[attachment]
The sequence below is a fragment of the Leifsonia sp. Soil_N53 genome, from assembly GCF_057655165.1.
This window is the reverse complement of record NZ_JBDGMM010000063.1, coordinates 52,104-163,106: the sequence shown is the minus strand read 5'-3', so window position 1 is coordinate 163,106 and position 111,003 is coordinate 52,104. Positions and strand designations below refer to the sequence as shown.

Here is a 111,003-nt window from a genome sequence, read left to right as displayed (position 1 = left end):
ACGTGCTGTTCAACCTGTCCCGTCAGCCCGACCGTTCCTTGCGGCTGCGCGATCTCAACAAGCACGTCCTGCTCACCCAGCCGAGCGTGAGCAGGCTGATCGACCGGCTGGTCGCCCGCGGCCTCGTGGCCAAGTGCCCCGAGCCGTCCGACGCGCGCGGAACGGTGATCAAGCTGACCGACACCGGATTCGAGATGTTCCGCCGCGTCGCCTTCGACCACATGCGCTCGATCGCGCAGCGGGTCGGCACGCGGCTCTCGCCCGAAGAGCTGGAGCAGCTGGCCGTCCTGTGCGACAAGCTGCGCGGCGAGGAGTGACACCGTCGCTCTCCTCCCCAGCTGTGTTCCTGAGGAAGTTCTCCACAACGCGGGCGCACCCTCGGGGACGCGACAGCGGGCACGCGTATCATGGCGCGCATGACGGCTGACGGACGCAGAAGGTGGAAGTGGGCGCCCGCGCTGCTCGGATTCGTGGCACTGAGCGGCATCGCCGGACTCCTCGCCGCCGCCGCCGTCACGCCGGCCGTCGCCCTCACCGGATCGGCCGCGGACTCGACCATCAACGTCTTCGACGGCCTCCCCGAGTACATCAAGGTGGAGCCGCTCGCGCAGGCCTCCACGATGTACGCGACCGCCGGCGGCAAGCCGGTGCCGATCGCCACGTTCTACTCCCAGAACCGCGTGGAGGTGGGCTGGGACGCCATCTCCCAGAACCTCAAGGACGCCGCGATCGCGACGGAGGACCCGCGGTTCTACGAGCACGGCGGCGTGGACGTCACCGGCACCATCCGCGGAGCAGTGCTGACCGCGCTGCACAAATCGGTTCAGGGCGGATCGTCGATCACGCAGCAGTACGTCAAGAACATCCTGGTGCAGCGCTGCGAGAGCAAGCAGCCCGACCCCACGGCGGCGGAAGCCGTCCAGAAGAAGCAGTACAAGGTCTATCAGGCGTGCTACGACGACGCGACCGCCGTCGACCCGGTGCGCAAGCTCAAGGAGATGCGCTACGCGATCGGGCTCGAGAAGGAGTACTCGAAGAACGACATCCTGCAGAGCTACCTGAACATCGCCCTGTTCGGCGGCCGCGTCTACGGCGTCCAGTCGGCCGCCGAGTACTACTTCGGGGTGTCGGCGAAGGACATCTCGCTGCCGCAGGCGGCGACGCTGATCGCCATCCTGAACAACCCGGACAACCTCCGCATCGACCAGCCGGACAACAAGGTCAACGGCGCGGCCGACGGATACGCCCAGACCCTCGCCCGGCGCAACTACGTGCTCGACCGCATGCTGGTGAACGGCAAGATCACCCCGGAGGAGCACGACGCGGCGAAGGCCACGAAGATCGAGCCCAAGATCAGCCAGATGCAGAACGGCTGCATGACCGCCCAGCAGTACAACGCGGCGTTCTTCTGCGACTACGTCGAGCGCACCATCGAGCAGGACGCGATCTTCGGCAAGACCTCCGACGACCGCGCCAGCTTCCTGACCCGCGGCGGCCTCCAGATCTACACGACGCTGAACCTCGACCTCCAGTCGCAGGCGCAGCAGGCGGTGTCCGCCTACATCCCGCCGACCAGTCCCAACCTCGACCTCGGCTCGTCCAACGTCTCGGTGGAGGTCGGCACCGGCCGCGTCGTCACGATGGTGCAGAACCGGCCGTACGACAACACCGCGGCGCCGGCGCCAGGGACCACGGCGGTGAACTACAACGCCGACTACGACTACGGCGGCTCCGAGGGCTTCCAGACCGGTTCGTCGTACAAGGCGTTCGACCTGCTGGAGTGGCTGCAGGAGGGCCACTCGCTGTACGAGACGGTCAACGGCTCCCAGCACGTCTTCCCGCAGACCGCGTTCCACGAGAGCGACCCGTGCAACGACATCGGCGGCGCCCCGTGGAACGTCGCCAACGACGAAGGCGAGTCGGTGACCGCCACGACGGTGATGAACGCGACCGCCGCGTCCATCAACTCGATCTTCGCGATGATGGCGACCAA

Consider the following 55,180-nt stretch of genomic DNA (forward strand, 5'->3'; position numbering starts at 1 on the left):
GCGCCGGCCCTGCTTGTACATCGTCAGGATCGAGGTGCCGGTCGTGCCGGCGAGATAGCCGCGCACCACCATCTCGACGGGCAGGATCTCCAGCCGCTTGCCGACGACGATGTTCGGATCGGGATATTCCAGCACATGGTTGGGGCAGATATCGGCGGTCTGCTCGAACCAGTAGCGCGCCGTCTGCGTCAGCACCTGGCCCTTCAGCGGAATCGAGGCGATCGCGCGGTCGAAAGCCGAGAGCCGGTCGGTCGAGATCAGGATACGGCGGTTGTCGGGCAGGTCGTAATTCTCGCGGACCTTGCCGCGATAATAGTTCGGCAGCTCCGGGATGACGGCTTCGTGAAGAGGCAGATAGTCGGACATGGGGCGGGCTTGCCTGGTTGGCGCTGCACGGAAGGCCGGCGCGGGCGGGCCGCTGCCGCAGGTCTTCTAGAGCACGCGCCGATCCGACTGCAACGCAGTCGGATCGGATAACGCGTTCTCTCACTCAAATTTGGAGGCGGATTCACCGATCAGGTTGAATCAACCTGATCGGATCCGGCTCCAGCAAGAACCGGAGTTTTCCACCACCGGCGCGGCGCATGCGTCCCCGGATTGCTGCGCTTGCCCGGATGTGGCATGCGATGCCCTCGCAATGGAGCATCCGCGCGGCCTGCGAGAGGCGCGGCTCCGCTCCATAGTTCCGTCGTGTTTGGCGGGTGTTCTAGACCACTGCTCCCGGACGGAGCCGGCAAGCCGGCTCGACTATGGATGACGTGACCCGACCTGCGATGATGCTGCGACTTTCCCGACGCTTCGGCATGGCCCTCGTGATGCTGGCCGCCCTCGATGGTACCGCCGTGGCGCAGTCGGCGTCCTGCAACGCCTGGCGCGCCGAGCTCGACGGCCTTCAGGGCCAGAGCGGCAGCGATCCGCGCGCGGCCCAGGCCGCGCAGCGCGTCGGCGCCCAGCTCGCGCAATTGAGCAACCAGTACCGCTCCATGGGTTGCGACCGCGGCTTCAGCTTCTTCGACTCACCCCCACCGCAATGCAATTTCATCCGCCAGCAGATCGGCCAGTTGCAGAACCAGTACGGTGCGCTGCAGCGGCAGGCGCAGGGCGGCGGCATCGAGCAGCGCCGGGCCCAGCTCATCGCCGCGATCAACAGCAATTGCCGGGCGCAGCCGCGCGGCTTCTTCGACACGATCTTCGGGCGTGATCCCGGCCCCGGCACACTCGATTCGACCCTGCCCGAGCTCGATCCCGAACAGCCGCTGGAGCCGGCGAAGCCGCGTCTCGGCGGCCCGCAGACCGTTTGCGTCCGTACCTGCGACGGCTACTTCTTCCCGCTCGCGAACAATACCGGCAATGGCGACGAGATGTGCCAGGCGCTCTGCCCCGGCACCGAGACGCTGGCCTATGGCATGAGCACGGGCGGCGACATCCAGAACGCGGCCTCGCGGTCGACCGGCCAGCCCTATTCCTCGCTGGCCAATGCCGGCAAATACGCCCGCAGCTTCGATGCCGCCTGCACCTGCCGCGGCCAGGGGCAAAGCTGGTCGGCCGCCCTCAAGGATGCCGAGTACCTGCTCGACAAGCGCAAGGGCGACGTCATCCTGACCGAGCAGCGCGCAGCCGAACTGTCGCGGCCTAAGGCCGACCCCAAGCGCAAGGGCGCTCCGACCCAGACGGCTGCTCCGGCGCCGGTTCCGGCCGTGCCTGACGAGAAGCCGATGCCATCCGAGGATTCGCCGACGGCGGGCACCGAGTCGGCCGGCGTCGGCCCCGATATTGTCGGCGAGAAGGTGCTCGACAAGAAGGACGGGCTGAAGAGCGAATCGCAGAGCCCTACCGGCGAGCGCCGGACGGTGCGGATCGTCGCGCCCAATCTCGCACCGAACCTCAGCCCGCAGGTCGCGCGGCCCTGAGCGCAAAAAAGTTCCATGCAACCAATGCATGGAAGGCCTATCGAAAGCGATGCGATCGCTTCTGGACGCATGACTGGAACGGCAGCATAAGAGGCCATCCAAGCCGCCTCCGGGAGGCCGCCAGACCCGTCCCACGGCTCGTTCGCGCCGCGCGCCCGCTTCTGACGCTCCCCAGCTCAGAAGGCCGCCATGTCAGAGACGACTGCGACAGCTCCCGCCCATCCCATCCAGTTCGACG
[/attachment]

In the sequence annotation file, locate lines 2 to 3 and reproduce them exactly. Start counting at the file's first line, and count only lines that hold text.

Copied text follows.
This window is the reverse complement of record NZ_JBDGMM010000063.1, coordinates 52,104-163,106: the sequence shown is the minus strand read 5'-3', so window position 1 is coordinate 163,106 and position 111,003 is coordinate 52,104. Positions and strand designations below refer to the sequence as shown.

Here is a 111,003-nt window from a genome sequence, read left to right as displayed (position 1 = left end):